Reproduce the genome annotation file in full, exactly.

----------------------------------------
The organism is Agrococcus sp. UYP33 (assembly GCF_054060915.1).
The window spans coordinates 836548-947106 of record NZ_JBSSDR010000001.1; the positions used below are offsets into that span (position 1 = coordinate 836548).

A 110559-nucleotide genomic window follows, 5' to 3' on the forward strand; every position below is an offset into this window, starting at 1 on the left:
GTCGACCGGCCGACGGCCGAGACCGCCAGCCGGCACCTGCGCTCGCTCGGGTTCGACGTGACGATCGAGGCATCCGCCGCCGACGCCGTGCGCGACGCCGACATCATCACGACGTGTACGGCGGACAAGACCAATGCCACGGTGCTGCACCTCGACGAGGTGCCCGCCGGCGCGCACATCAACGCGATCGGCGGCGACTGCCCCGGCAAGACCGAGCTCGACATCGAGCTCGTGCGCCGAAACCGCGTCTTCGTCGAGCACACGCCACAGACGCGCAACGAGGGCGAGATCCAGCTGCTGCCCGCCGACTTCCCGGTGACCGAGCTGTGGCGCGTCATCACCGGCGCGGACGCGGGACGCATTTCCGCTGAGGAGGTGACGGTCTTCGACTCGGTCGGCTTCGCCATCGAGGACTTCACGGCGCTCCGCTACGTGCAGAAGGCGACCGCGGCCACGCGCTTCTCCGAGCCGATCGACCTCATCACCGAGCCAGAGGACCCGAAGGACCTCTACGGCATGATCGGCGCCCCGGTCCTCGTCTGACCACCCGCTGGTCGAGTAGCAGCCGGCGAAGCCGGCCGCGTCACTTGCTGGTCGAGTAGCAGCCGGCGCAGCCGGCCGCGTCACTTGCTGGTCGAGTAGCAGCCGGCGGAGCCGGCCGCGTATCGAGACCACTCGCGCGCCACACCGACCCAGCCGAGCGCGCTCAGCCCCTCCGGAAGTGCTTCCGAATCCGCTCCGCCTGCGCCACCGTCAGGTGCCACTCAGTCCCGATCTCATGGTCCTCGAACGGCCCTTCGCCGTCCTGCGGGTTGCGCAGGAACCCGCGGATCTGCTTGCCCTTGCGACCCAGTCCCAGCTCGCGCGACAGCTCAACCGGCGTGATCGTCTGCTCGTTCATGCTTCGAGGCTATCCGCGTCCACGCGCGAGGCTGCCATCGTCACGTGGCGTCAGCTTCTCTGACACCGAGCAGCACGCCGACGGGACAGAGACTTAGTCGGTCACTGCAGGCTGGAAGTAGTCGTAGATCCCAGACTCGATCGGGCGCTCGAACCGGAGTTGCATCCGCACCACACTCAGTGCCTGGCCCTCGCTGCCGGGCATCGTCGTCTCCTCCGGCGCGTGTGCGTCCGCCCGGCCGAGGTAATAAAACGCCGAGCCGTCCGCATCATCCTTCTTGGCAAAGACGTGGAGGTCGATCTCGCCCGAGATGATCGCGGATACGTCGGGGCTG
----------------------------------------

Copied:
The organism is Agrococcus sp. UYP33 (assembly GCF_054060915.1).
The window spans coordinates 836548-947106 of record NZ_JBSSDR010000001.1; the positions used below are offsets into that span (position 1 = coordinate 836548).

A 110559-nucleotide genomic window follows, 5' to 3' on the forward strand; every position below is an offset into this window, starting at 1 on the left:
GTCGACCGGCCGACGGCCGAGACCGCCAGCCGGCACCTGCGCTCGCTCGGGTTCGACGTGACGATCGAGGCATCCGCCGCCGACGCCGTGCGCGACGCCGACATCATCACGACGTGTACGGCGGACAAGACCAATGCCACGGTGCTGCACCTCGACGAGGTGCCCGCCGGCGCGCACATCAACGCGATCGGCGGCGACTGCCCCGGCAAGACCGAGCTCGACATCGAGCTCGTGCGCCGAAACCGCGTCTTCGTCGAGCACACGCCACAGACGCGCAACGAGGGCGAGATCCAGCTGCTGCCCGCCGACTTCCCGGTGACCGAGCTGTGGCGCGTCATCACCGGCGCGGACGCGGGACGCATTTCCGCTGAGGAGGTGACGGTCTTCGACTCGGTCGGCTTCGCCATCGAGGACTTCACGGCGCTCCGCTACGTGCAGAAGGCGACCGCGGCCACGCGCTTCTCCGAGCCGATCGACCTCATCACCGAGCCAGAGGACCCGAAGGACCTCTACGGCATGATCGGCGCCCCGGTCCTCGTCTGACCACCCGCTGGTCGAGTAGCAGCCGGCGAAGCCGGCCGCGTCACTTGCTGGTCGAGTAGCAGCCGGCGCAGCCGGCCGCGTCACTTGCTGGTCGAGTAGCAGCCGGCGGAGCCGGCCGCGTATCGAGACCACTCGCGCGCCACACCGACCCAGCCGAGCGCGCTCAGCCCCTCCGGAAGTGCTTCCGAATCCGCTCCGCCTGCGCCACCGTCAGGTGCCACTCAGTCCCGATCTCATGGTCCTCGAACGGCCCTTCGCCGTCCTGCGGGTTGCGCAGGAACCCGCGGATCTGCTTGCCCTTGCGACCCAGTCCCAGCTCGCGCGACAGCTCAACCGGCGTGATCGTCTGCTCGTTCATGCTTCGAGGCTATCCGCGTCCACGCGCGAGGCTGCCATCGTCACGTGGCGTCAGCTTCTCTGACACCGAGCAGCACGCCGACGGGACAGAGACTTAGTCGGTCACTGCAGGCTGGAAGTAGTCGTAGATCCCAGACTCGATCGGGCGCTCGAACCGGAGTTGCATCCGCACCACACTCAGTGCCTGGCCCTCGCTGCCGGGCATCGTCGTCTCCTCCGGCGCGTGTGCGTCCGCCCGGCCGAGGTAATAAAACGCCGAGCCGTCCGCATCATCCTTCTTGGCAAAGACGTGGAGGTCGATCTCGCCCGAGATGATCGCGGATACGTCGGGGCTG